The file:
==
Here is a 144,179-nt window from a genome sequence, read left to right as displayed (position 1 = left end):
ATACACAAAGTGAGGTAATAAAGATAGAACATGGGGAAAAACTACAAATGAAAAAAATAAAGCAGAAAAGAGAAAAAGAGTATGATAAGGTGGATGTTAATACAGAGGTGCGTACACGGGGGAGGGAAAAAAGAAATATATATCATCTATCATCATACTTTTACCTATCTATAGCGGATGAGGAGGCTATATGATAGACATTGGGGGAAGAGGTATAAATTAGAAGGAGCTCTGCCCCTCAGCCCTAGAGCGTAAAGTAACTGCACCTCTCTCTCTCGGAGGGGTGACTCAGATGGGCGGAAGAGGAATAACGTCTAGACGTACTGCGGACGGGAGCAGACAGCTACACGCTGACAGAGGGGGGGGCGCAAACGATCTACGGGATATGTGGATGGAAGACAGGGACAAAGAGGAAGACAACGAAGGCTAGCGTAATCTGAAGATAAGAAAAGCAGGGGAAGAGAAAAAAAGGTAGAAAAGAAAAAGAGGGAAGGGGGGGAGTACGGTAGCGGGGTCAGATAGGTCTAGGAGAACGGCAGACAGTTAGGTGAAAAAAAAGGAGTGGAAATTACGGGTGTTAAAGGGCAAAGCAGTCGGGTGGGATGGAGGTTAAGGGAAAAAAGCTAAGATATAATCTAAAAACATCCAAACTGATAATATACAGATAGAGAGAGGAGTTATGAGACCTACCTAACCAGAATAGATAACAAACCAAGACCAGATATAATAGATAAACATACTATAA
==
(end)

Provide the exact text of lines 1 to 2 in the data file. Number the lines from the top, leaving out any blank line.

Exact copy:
Here is a 144,179-nt window from a genome sequence, read left to right as displayed (position 1 = left end):
ATACACAAAGTGAGGTAATAAAGATAGAACATGGGGAAAAACTACAAATGAAAAAAATAAAGCAGAAAAGAGAAAAAGAGTATGATAAGGTGGATGTTAATACAGAGGTGCGTACACGGGGGAGGGAAAAAAGAAATATATATCATCTATCATCATACTTTTACCTATCTATAGCGGATGAGGAGGCTATATGATAGACATTGGGGGAAGAGGTATAAATTAGAAGGAGCTCTGCCCCTCAGCCCTAGAGCGTAAAGTAACTGCACCTCTCTCTCTCGGAGGGGTGACTCAGATGGGCGGAAGAGGAATAACGTCTAGACGTACTGCGGACGGGAGCAGACAGCTACACGCTGACAGAGGGGGGGGCGCAAACGATCTACGGGATATGTGGATGGAAGACAGGGACAAAGAGGAAGACAACGAAGGCTAGCGTAATCTGAAGATAAGAAAAGCAGGGGAAGAGAAAAAAAGGTAGAAAAGAAAAAGAGGGAAGGGGGGGAGTACGGTAGCGGGGTCAGATAGGTCTAGGAGAACGGCAGACAGTTAGGTGAAAAAAAAGGAGTGGAAATTACGGGTGTTAAAGGGCAAAGCAGTCGGGTGGGATGGAGGTTAAGGGAAAAAAGCTAAGATATAATCTAAAAACATCCAAACTGATAATATACAGATAGAGAGAGGAGTTATGAGACCTACCTAACCAGAATAGATAACAAACCAAGACCAGATATAATAGATAAACATACTATAA